yunnan province; tai; ethnography; china; Buddhism; Chao Pha; Ethnic group; Rice; Shan people; Tai peoples; Village
The Thai—Yunnan Project is proud to present this English-language version of Professor Yos Santasombat’s fascinating ethnography of the Tai in Daikong, southwestern China. It represents a significant contribution to the ethnographic record of the Tai peoples. The village of Lak Chang is located close to the edge of the Tai world and is increasingly embraced by Chinese influence. Professor Yos skilfully weaves ethnographic and historical writing to chart the course of Lak Chang’s incorporation into the modern Chinese state. This has been a painful history but what emerges in this account is a sense of Tai cultural identity that is vigorous and adaptive.
“The Tai ethnic category is thus a complex and dynamic construct which takes place within the context of changing power relations and socio-economic conditions where the past is reconstructed to give meaning to the present and hope for the future.”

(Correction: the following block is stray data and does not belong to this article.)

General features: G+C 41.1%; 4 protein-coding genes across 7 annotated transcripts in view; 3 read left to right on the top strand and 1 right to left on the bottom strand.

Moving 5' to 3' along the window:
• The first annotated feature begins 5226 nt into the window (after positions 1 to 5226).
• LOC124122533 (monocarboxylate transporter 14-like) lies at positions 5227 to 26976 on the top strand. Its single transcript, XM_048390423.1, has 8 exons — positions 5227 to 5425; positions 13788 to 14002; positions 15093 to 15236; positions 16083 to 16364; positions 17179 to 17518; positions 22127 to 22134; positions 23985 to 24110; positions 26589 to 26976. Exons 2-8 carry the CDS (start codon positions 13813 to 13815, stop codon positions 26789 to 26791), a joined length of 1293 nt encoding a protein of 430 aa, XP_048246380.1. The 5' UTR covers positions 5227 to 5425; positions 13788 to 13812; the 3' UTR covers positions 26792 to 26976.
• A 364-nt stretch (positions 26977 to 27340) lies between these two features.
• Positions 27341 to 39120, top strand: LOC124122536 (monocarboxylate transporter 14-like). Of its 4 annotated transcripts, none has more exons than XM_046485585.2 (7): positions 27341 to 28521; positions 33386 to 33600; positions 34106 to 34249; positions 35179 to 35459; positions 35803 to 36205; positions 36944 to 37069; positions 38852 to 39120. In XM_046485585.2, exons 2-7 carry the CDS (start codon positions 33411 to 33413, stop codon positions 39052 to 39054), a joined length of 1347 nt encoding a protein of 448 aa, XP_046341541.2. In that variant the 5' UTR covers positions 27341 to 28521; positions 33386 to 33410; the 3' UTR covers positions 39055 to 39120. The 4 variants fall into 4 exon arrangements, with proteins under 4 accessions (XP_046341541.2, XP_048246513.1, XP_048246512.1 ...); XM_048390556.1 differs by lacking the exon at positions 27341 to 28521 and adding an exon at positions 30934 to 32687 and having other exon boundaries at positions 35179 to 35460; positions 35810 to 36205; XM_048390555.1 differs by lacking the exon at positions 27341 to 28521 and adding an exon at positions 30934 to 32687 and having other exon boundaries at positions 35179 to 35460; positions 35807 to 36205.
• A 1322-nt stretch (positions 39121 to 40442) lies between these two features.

In his account of the labours, rituals and beliefs of the Tai villagers of Daikong, Professor Yos brings contemporary ethnic identity to their life. Among the patchwork paddyfields and haphazard laneways of Lak Chang we come to a greater understanding of how global and regional processes of modernisation are managed and selectively incorporated by one local community.
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